On April 14, 2012 an 18 year old high school senior named Nikki Kellenyi was a rear seat passenger in a vehicle with two friends. The vehicle reportedly crashed as a result of driver distraction, resulting in the loss of Nikki Kellenyi's life. Every year in our country thousands of lives are lost as a result of distracted driving related accidents. All of this was the impetus to a newly proposed driver distraction law in the state of New Jersey, also known as Nikki's Law.
The proposed law would make it illegal to, "engage in any activity unrelated to the operation of a motor vehicle in a manner that interferes with the safe operation of the vehicle." Fines would range from $200 to $800 with the potential for license suspension with a third repeated offense. Although the law would not necessarily specifically list all activities deemed to be prohibited, such prohibitions could include a wide range of activities from phone use/texting to eating and/or drinking.
Proponents of the new bill state that this law is necessary in order to reduce the thousands of avoidable deaths, that occur every year on our country's roads due to distracted driving. Opponents argue that the law is vague, overly broad and tantamount to a revenue raising mechanism.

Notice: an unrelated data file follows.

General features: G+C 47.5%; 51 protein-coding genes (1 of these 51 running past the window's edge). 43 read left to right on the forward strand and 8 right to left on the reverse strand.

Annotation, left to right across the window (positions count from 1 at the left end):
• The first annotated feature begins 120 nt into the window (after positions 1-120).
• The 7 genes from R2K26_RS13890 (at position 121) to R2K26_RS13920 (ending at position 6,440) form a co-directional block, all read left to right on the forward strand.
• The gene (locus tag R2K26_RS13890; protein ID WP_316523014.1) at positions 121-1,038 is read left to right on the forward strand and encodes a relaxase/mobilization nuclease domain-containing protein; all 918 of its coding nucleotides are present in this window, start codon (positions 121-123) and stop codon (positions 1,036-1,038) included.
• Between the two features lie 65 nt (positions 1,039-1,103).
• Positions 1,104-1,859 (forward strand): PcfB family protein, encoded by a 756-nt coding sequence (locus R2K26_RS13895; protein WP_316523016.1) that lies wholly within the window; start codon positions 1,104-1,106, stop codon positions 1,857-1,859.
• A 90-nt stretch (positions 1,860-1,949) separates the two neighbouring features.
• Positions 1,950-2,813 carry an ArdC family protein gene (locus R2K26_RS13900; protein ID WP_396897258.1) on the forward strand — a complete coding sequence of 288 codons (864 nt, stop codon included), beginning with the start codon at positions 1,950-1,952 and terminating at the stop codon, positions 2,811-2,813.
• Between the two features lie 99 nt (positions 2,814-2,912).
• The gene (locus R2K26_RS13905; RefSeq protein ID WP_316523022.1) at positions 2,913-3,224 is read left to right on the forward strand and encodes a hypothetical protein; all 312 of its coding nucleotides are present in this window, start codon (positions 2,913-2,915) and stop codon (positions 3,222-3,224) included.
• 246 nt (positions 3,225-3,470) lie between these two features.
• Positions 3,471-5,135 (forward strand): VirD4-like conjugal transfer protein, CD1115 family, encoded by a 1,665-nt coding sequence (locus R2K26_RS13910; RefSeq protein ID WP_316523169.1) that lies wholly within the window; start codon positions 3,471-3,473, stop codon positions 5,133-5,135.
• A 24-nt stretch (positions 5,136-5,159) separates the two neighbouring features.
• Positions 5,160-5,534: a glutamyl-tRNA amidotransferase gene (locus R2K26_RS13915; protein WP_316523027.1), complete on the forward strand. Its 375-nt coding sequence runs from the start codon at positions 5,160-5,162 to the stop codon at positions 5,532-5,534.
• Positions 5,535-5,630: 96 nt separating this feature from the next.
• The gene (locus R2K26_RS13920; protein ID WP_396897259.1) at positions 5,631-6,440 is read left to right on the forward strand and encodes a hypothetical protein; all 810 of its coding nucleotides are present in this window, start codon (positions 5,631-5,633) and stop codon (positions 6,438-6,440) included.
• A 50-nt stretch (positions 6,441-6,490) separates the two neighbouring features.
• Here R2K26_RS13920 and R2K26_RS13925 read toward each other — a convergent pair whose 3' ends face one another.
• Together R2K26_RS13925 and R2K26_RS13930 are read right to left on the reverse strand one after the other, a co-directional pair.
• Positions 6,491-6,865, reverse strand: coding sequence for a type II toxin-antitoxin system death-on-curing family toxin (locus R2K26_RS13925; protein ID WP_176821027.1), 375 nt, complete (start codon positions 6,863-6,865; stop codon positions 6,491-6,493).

In my January 21, 2016 article entitled "The Number One Reason Why People Have Car Accidents", I professed the answer to be none other than driver distraction. The operation of a motor vehicle requires one's complete focus and undivided attention, in order to minimize the chance of accident, injury and death. Driving is a serious responsibility that has no place for unrelated multi-tasking. The proposed law in New Jersey is an extension and codification of that responsibility. However the law as proposed, is largely discretionary and unclear as to exactly what constitutes a violation.
If officers do not consistently exercise prudent discretion in the enforcement of such a law, it could prove problematic. Questions could arise as to whether or not the issuance of a ticket was truly a result of an action that interfered with the safe operation of the vehicle, or more the result of an officer's revenue based need to meet an end of the month quota-like expectation. Still many believe that a law that saves lives, is a law worth having.
If New Jersey passes Nikki's Law, other states will pay close attention to the statistics that follow. If the law proves successful, other states will likely follow with similar legislation. If you drive a car, please do so responsibly of your own volition. Do not wait until a law is passed to exercise common sense when operating a motor vehicle or agreeing to be a passenger in a motor vehicle. The decision is yours to make, with your life and the life of others, potentially depending upon it.
Long Island Lawyer
Paul A. Lauto, Esq.